* U.S., European shares dip with payroll report awaited
* Euro, pound, claw back versus dollar; ECB, BOE hold rates
* Copper tumbles in biggest one-day drop since November
By Ryan Vlastelica
NEW YORK, Jan 9 Stock markets around the world
fell on Thursday, with investors cautious ahead of the December
U.S. payrolls report on Friday, which overshadowed strong data
on the U.S. labor market and European sentiment.
While recent data has indicated improving conditions, this
is the first payrolls report since the Federal Reserve announced
a slowing of its stimulus program, putting more pressure on the
data to justify the market's steep recent gains.
U.S. initial jobless claims fell more than expected in the
latest week, while a euro zone sentiment index jumped to a
29-month high in December.
"The numbers continue to be good and that should eventually
push the market higher, but there's a lot of exhaustion after
the strong push we had in December," said Bruce McCain, chief
investment strategist at Key Private Bank. "We're waiting for
the payroll report to assess where we go from here."
The European Central Bank and the Bank of England both kept
their respective 0.25 percent and 0.5 percent interest rates
unchanged on Thursday, but markets were on alert for any signs
of future ECB monetary stimulus moves or shifts in the economic
ECB chief Mario Draghi has been at pains to stress in recent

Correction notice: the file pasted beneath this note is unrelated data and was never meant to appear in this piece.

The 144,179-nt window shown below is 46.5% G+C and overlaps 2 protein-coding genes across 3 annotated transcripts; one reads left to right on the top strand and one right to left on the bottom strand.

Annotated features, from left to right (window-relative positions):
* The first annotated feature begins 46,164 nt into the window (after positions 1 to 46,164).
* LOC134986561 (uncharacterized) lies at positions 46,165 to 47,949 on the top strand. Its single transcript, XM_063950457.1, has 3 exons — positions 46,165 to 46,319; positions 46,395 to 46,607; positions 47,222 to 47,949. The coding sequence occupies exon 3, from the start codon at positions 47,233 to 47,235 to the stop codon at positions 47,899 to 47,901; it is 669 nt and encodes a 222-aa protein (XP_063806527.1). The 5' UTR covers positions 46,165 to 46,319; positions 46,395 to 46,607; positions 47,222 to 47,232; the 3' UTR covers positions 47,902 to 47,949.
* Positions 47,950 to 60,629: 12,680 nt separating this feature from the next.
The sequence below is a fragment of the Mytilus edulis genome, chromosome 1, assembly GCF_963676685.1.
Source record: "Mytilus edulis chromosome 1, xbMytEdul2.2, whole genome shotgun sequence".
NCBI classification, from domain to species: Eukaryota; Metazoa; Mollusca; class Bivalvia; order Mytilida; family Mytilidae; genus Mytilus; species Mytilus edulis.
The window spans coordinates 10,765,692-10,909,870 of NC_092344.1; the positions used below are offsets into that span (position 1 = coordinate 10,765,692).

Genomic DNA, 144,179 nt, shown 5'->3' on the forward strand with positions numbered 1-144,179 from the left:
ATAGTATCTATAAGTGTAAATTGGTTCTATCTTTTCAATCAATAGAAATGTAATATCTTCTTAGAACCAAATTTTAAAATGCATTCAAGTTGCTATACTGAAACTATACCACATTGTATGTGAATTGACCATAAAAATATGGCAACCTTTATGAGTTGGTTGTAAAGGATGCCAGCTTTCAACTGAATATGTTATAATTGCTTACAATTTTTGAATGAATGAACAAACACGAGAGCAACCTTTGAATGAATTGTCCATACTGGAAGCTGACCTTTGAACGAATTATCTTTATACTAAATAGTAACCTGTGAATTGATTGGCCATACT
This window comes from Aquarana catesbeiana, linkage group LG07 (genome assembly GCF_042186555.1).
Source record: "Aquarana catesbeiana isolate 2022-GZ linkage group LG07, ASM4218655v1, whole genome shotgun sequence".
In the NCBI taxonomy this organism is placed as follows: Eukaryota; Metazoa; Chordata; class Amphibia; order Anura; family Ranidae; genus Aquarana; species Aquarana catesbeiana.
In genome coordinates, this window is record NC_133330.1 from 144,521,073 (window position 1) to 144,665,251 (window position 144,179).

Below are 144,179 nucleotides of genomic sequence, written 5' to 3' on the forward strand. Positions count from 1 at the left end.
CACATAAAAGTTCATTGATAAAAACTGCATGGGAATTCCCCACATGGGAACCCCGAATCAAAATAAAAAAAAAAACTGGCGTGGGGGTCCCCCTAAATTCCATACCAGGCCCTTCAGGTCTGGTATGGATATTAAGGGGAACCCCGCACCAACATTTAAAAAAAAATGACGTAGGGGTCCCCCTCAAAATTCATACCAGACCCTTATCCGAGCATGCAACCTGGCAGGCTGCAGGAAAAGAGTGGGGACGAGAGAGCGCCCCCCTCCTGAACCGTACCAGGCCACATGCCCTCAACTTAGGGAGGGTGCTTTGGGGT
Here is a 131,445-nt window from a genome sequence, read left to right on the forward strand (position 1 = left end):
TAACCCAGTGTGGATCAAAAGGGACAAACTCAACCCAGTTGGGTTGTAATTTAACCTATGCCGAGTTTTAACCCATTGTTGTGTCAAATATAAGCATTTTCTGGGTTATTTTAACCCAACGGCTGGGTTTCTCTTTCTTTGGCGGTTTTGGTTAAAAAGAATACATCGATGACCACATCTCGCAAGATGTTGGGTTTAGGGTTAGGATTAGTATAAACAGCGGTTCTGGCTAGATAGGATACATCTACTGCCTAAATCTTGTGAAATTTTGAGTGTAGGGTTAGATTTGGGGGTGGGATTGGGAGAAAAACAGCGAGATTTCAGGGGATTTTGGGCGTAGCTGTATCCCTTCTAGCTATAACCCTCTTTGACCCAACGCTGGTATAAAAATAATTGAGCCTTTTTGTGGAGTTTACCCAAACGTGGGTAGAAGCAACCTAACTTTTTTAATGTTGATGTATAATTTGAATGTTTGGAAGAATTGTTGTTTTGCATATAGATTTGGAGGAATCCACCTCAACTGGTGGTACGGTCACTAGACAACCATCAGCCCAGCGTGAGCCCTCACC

months that the bank is prepared to ease its record low interest
rates below 0.25 percent and test out other, more
unconventional, policy options if necessary.
The Dow Jones industrial average was down 66.66
points, or 0.40 percent, at 16,396.08. The Standard & Poor's 500
Index was down 5.32 points, or 0.29 percent, at 1,832.17.
The Nasdaq Composite Index was down 18.89 points, or
0.45 percent, at 4,146.73.
U.S. investors were also looking ahead to the upcoming
earnings season, with Alcoa Inc reporting after the
market closes on Thursday.
"This is the 'show me' year in terms of earnings," said Bill
O'Neill, head of wealth management research at UBS. "You have to
see an improvement."
European shares fell 0.4 percent while the MSCI
International ACWI Price Index was down 0.5
percent, pressured by Asia. Tokyo shares fell 1.5
A sharper-than-expected slowdown in China's annual consumer
inflation in December also caused some jitters in Asia, with
shares in China down 0.8 percent.
The pound was at $1.6469 while the euro was up 0.2
percent at $1.3593. The U.S. dollar index was flat
against a basket of currencies.
Among commodities, gold was 0.1 percent higher
following a two-day decline.
U.S. crude futures rose 0.1 percent to $92.40 a
barrel, rebounding from a five-week low hit overnight after data
showed a large build-up of stockpiles at the U.S. benchmark
Brent crude gained 0.5 percent to $107.62 per
barrel, though copper prices, highly sensitive to the
economic outlook for top consumer China, tumbled 1.5 percent in
its biggest one-day drop since November.
"I'm a bear on copper prices - I think $7,000 is a more
sustainable level," said Helen Lau, a senior commodities analyst
with UOB Kay Hian.
"The dollar will continue to strengthen because of U.S
tapering (stimulus withdrawal), and China's economic growth is